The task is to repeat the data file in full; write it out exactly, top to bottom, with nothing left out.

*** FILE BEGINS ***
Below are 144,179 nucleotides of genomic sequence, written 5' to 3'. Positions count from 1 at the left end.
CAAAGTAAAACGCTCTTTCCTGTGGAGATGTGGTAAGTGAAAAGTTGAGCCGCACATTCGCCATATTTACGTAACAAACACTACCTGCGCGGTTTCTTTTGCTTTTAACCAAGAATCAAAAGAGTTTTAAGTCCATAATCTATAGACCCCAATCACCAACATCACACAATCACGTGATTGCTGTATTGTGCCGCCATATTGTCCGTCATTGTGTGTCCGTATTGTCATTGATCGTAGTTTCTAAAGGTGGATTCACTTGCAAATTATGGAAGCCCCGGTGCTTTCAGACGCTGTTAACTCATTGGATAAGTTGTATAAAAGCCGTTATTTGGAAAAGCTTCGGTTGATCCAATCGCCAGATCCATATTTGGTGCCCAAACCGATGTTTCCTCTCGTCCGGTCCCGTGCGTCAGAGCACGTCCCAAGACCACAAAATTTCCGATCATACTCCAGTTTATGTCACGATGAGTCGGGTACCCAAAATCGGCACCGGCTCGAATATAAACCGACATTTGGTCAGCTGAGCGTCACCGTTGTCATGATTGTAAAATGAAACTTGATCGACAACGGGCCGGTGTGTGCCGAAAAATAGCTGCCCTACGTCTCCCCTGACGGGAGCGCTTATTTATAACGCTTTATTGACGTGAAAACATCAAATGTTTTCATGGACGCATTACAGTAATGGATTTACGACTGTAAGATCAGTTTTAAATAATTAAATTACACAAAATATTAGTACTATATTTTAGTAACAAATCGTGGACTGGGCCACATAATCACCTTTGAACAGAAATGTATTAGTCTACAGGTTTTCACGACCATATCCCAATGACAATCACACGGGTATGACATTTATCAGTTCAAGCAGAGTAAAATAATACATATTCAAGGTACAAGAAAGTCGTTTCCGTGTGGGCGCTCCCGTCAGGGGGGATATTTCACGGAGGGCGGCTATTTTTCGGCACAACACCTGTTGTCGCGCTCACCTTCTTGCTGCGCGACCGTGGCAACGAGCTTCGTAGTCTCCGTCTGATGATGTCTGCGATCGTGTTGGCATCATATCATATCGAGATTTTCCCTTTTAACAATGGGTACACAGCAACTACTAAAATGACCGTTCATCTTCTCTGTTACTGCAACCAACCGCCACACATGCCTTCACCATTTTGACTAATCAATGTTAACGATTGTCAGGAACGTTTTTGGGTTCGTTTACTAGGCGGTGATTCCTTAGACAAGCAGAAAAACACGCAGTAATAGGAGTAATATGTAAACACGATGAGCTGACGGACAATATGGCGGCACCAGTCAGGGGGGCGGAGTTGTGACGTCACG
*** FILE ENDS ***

Below are 144,179 nucleotides of genomic sequence, written 5' to 3'. Positions count from 1 at the left end.
CAAAGTAAAACGCTCTTTCCTGTGGAGATGTGGTAAGTGAAAAGTTGAGCCGCACATTCGCCATATTTACGTAACAAACACTACCTGCGCGGTTTCTTTTGCTTTTAACCAAGAATCAAAAGAGTTTTAAGTCCATAATCTATAGACCCCAATCACCAACATCACACAATCACGTGATTGCTGTATTGTGCCGCCATATTGTCCGTCATTGTGTGTCCGTATTGTCATTGATCGTAGTTTCTAAAGGTGGATTCACTTGCAAATTATGGAAGCCCCGGTGCTTTCAGACGCTGTTAACTCATTGGATAAGTTGTATAAAAGCCGTTATTTGGAAAAGCTTCGGTTGATCCAATCGCCAGATCCATATTTGGTGCCCAAACCGATGTTTCCTCTCGTCCGGTCCCGTGCGTCAGAGCACGTCCCAAGACCACAAAATTTCCGATCATACTCCAGTTTATGTCACGATGAGTCGGGTACCCAAAATCGGCACCGGCTCGAATATAAACCGACATTTGGTCAGCTGAGCGTCACCGTTGTCATGATTGTAAAATGAAACTTGATCGACAACGGGCCGGTGTGTGCCGAAAAATAGCTGCCCTACGTCTCCCCTGACGGGAGCGCTTATTTATAACGCTTTATTGACGTGAAAACATCAAATGTTTTCATGGACGCATTACAGTAATGGATTTACGACTGTAAGATCAGTTTTAAATAATTAAATTACACAAAATATTAGTACTATATTTTAGTAACAAATCGTGGACTGGGCCACATAATCACCTTTGAACAGAAATGTATTAGTCTACAGGTTTTCACGACCATATCCCAATGACAATCACACGGGTATGACATTTATCAGTTCAAGCAGAGTAAAATAATACATATTCAAGGTACAAGAAAGTCGTTTCCGTGTGGGCGCTCCCGTCAGGGGGGATATTTCACGGAGGGCGGCTATTTTTCGGCACAACACCTGTTGTCGCGCTCACCTTCTTGCTGCGCGACCGTGGCAACGAGCTTCGTAGTCTCCGTCTGATGATGTCTGCGATCGTGTTGGCATCATATCATATCGAGATTTTCCCTTTTAACAATGGGTACACAGCAACTACTAAAATGACCGTTCATCTTCTCTGTTACTGCAACCAACCGCCACACATGCCTTCACCATTTTGACTAATCAATGTTAACGATTGTCAGGAACGTTTTTGGGTTCGTTTACTAGGCGGTGATTCCTTAGACAAGCAGAAAAACACGCAGTAATAGGAGTAATATGTAAACACGATGAGCTGACGGACAATATGGCGGCACCAGTCAGGGGGGCGGAGTTGTGACGTCACG